2. My husband and I are trying this new plan and we are eating so healthy and enjoying it. I am glad my husband is on board with all of this but we are so hungry LOL! This is our first week so I am glad I found this article to better educate ourselves as we get through the hunger pains while eating more healthy meals and snacks.

  3. Too true!! I really can’t agree with this more! I was on an eating plan which included white bread, white sugar and endless fish and chips and pizzas just like my husband and son love! Changing to the TDC eating plan was an education with an assignment. I now have to research and shop for foods I’d never tried before and getting my head around recipes I’d never dreamed of ever! Now 6 weeks down the line and 10 kilos lighter I feel my brain has been retrained to signal, not hunger, but a reminder that I’m due a small snack of nuts and fruit with a huge cup of Red Bush tea and time to get the next meal ready!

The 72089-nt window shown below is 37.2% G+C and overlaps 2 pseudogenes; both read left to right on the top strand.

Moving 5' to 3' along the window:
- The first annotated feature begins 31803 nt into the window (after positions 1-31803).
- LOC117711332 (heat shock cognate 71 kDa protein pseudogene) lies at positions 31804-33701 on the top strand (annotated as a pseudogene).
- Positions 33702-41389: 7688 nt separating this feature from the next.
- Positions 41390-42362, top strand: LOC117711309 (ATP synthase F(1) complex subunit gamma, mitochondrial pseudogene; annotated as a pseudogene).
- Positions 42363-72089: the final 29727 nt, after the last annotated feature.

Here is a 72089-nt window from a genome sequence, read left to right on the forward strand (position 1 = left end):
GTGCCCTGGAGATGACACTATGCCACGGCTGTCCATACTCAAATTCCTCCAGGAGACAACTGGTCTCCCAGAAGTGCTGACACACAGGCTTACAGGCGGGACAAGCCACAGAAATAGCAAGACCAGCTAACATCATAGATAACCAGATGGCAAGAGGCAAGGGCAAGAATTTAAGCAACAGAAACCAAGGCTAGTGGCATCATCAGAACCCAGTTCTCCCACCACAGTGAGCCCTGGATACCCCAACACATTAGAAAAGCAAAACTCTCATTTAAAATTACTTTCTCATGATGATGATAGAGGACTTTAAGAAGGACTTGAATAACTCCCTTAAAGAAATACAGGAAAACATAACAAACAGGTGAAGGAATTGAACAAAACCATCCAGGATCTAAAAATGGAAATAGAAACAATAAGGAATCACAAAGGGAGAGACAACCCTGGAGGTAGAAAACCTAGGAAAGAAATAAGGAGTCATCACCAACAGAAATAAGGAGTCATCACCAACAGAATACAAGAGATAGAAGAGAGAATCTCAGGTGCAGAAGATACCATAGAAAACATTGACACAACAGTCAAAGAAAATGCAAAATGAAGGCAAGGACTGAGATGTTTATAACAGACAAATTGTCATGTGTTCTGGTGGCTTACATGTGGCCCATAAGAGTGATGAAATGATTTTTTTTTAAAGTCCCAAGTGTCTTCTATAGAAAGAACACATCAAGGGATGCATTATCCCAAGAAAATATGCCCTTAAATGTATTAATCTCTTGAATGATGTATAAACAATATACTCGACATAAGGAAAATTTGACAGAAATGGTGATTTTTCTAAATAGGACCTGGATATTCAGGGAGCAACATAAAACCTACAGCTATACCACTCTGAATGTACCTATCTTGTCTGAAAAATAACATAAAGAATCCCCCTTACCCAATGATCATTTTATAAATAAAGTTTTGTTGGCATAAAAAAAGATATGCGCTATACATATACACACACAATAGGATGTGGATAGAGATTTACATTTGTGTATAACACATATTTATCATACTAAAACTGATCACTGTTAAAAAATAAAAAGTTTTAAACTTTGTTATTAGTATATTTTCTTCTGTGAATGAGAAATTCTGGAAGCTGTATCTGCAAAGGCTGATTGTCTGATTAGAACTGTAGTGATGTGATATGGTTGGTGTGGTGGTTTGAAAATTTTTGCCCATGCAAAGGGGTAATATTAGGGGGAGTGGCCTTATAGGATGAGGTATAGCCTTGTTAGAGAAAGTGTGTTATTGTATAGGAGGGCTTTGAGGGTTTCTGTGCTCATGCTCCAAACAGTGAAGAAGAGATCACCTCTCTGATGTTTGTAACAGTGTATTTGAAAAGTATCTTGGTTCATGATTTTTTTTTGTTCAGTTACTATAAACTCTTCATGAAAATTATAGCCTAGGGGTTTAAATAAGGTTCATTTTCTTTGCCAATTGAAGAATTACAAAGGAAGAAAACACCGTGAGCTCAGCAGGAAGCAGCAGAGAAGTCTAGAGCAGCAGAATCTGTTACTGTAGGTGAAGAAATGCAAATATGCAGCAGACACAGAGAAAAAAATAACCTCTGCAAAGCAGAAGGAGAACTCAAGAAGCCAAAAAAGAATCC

4. I was successful on another “diet”, but got caught up with job, kids, family and within a year gained 40 pounds of the 60 pounds that I lost. I am an emotional eater and know it; I keep grapes in the fridge all the time, but between 2 and 6, I’m starving and want something sweet, so I eat chocolate and then I’m feeling guilty I ate it and then fix dinner planning on eating lite and before I know it, it’s time to go to bed and I’m so full. I am on a roller coaster and totally out of control. I have to find balance and know what I can eat and at the same time to eat in moderation the food that is not good for you, to eat a small portion and be happy with that. There is hope, I am an optimist and know it can be done.